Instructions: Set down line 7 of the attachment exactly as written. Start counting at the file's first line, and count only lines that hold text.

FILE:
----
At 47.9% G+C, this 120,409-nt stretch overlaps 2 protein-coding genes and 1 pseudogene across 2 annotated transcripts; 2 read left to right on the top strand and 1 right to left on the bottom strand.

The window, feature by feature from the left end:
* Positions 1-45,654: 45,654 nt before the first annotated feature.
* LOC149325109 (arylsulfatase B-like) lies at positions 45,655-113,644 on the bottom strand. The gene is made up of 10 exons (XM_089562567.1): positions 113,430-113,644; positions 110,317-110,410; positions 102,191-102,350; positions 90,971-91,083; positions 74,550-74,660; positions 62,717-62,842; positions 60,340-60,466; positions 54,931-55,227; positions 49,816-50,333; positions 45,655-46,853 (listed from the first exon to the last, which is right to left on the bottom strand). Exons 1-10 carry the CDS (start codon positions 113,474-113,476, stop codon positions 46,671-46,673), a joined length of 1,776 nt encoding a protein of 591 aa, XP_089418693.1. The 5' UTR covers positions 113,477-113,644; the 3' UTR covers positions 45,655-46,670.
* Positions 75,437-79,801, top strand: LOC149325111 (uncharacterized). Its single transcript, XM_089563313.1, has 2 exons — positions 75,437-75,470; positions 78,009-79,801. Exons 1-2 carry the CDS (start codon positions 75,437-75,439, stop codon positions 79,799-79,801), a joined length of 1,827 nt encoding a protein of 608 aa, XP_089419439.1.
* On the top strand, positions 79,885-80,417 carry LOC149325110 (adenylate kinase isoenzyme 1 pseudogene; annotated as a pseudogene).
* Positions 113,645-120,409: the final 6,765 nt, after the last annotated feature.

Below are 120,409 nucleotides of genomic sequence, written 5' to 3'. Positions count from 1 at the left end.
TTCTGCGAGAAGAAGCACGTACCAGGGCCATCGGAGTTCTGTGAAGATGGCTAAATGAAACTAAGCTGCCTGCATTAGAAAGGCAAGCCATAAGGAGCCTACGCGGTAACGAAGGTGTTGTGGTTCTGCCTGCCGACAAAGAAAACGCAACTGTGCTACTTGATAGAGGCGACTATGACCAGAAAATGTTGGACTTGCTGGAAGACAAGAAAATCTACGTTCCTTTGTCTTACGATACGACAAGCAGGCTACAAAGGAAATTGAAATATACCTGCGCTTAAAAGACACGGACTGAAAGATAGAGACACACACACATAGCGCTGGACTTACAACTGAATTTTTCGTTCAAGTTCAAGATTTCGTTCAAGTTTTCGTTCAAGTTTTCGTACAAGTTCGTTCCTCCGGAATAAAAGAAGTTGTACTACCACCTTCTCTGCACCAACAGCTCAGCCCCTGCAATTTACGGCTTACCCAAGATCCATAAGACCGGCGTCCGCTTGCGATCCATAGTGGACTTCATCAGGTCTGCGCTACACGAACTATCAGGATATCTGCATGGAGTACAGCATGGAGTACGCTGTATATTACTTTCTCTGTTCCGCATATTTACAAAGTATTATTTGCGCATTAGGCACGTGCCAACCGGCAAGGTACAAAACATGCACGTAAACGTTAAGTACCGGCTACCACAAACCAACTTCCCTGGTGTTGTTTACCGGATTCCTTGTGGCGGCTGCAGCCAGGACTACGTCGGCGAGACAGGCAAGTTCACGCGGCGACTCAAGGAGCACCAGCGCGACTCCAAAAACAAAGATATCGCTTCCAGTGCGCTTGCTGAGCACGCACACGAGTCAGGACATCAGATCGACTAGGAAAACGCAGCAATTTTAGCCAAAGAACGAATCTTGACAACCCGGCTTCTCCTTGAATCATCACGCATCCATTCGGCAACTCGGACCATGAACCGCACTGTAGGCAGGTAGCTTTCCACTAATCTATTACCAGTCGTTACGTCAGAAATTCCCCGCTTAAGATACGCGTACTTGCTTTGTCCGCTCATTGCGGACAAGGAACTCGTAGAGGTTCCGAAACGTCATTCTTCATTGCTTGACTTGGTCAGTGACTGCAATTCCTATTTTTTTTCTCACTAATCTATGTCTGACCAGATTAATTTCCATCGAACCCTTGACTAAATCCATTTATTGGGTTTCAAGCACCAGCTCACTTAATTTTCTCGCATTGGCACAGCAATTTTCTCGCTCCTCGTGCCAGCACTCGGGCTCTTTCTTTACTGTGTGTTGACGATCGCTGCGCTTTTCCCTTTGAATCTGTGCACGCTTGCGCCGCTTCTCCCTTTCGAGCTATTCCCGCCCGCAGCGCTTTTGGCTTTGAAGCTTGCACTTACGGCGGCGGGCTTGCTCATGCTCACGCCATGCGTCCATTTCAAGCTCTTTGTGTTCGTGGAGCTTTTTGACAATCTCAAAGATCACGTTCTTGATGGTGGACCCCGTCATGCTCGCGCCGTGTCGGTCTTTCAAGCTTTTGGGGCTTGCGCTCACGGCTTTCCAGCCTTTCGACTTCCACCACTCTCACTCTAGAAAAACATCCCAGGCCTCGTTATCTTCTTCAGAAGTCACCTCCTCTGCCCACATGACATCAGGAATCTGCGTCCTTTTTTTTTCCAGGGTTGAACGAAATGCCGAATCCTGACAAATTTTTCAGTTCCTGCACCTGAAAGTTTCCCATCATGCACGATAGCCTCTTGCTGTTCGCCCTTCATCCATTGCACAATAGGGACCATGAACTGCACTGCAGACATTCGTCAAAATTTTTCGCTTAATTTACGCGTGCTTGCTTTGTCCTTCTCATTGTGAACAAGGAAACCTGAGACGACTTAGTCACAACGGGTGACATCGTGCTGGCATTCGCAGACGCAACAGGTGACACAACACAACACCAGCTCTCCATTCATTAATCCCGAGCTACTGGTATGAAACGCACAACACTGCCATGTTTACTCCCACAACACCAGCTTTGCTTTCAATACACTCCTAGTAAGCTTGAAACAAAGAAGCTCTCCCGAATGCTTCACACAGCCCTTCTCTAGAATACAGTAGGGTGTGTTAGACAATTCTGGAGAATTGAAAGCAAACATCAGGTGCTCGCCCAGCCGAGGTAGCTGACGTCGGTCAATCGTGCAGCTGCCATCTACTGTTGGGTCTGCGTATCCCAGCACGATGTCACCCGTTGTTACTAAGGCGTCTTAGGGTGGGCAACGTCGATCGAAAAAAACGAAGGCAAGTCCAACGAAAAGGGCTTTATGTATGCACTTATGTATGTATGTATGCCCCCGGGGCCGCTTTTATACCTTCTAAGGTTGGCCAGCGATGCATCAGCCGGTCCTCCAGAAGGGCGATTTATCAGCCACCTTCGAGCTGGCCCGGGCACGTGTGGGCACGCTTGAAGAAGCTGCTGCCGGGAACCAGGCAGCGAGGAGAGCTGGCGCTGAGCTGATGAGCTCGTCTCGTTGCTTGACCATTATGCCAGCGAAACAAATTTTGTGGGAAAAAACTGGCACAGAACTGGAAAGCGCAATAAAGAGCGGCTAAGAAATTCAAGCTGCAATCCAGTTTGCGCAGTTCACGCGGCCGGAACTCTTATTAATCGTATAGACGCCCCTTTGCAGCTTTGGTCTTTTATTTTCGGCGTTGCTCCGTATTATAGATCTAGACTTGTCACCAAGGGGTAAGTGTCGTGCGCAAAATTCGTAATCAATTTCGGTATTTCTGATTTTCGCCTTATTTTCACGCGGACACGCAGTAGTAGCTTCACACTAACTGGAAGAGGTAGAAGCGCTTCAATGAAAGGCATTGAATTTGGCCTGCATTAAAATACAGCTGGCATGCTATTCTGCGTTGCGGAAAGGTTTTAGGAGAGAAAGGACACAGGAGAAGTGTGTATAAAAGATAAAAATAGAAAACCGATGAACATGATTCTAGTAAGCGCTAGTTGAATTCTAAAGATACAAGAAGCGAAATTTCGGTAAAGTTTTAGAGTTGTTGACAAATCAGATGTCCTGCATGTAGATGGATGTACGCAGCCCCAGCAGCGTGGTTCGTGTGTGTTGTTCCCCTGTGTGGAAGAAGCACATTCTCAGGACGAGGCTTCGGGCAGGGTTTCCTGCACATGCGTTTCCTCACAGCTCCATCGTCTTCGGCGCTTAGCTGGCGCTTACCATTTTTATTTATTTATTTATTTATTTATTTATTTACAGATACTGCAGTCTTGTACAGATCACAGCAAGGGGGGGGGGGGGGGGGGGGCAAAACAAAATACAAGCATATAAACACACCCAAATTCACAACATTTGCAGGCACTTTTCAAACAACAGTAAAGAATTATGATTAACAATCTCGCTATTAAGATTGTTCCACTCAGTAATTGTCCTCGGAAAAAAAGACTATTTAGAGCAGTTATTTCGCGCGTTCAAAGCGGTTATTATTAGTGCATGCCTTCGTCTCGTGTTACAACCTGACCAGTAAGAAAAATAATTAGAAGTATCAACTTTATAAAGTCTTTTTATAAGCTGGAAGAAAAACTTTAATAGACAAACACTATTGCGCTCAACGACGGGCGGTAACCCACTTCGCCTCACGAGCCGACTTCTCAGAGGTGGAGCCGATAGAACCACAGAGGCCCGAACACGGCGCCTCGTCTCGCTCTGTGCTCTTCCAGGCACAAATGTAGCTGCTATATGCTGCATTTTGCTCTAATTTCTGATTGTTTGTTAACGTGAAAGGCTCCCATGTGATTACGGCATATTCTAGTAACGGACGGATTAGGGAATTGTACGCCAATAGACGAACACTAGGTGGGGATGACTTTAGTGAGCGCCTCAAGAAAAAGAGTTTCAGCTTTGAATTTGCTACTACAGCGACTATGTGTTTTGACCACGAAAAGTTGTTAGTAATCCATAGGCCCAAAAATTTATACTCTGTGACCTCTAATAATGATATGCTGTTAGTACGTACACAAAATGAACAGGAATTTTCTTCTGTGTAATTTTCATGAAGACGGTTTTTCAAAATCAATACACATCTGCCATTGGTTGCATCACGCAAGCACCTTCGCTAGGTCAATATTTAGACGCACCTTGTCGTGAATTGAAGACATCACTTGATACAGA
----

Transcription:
* Positions 113,645-120,409: the final 6,765 nt, after the last annotated feature.